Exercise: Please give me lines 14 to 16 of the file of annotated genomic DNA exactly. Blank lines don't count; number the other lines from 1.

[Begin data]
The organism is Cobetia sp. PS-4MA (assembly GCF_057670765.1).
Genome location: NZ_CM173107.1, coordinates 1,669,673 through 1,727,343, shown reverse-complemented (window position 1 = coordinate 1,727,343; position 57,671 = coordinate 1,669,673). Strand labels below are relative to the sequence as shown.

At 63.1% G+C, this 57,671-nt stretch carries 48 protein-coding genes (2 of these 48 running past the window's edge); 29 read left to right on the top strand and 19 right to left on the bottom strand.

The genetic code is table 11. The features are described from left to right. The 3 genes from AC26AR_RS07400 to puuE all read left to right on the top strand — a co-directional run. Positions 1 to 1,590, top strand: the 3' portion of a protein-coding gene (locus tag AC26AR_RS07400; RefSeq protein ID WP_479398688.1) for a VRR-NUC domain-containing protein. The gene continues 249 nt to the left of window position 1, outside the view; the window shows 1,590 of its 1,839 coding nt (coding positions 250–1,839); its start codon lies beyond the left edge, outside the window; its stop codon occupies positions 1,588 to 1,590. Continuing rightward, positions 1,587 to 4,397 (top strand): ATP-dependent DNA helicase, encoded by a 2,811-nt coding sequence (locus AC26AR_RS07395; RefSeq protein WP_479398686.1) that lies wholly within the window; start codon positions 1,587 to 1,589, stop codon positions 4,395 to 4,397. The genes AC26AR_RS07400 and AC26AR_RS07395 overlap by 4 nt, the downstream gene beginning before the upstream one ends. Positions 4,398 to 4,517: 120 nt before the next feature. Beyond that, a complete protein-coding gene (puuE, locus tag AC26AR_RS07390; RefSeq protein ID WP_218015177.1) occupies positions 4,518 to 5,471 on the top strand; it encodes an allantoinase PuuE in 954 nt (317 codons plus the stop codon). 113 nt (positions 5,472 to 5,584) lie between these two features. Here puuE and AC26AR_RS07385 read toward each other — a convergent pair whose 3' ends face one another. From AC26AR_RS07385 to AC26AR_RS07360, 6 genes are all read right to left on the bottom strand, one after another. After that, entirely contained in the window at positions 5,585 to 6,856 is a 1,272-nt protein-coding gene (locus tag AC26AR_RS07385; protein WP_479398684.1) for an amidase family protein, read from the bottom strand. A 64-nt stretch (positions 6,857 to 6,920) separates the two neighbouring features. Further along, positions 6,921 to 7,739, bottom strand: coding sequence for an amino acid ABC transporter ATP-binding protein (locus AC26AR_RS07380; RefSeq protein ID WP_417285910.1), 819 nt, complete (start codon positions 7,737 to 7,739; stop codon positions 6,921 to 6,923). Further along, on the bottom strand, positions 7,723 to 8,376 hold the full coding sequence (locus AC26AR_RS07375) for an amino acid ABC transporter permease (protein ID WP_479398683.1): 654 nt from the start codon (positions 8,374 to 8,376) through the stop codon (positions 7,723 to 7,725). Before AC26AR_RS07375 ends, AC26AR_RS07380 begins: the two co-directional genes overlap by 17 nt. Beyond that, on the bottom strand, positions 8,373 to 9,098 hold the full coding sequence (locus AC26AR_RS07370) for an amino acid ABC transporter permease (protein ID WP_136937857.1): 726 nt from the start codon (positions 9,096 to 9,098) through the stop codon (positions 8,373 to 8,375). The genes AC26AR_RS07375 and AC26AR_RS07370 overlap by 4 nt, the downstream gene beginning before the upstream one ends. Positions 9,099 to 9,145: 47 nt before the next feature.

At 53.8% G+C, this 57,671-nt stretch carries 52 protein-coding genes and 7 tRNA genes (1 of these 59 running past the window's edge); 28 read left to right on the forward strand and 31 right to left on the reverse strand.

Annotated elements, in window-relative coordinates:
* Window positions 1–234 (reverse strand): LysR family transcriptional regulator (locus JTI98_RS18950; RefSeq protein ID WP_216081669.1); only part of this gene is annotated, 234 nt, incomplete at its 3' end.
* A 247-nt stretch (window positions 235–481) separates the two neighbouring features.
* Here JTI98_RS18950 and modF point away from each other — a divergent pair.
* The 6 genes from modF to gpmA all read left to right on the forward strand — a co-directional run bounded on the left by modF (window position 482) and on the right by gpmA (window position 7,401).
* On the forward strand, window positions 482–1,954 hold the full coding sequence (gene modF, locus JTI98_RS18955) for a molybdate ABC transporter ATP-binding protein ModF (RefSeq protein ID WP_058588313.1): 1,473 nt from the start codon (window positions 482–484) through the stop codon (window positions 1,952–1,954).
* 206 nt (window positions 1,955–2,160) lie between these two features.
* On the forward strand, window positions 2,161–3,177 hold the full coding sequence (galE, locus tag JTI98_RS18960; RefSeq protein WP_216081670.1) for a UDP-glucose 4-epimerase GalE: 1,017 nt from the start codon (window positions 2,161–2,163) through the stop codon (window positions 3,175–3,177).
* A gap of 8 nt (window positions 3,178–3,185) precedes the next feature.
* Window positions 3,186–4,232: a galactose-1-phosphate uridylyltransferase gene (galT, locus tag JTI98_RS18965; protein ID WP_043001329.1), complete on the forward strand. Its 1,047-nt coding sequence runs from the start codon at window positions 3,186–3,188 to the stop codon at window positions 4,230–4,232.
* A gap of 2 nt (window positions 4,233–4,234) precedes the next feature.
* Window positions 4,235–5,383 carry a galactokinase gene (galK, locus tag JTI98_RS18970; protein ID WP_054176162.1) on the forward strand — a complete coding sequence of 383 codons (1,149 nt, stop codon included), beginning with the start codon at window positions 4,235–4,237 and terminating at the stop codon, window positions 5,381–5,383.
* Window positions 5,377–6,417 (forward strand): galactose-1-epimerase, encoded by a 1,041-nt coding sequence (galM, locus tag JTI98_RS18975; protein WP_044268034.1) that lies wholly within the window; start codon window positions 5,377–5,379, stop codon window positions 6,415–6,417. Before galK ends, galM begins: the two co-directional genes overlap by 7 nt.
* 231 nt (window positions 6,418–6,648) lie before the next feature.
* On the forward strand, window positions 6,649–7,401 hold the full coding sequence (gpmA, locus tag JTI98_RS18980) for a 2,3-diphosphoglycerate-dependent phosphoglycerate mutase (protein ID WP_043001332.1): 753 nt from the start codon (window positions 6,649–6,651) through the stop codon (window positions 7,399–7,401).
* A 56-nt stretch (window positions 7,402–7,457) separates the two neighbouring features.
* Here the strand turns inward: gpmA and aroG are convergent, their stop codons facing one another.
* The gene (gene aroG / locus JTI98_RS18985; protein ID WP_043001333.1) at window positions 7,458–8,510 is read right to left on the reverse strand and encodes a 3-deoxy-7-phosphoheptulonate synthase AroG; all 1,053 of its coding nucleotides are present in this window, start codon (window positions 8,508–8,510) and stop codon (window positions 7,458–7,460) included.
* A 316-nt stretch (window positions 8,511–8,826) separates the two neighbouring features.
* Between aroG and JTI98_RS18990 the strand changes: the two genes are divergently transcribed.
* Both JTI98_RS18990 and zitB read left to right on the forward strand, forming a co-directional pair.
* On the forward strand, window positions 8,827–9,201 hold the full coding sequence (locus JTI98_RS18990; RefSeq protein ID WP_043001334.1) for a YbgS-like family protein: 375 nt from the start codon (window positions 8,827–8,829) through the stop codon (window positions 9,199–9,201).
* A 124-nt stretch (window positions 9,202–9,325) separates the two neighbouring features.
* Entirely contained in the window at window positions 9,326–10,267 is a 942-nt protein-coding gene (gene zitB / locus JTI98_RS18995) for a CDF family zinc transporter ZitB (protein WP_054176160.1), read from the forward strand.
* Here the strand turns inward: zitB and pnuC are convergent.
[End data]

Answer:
* A gap of 8 nt (window positions 3,178–3,185) precedes the next feature.
* Window positions 3,186–4,232: a galactose-1-phosphate uridylyltransferase gene (galT, locus tag JTI98_RS18965; protein ID WP_043001329.1), complete on the forward strand. Its 1,047-nt coding sequence runs from the start codon at window positions 3,186–3,188 to the stop codon at window positions 4,230–4,232.
* A gap of 2 nt (window positions 4,233–4,234) precedes the next feature.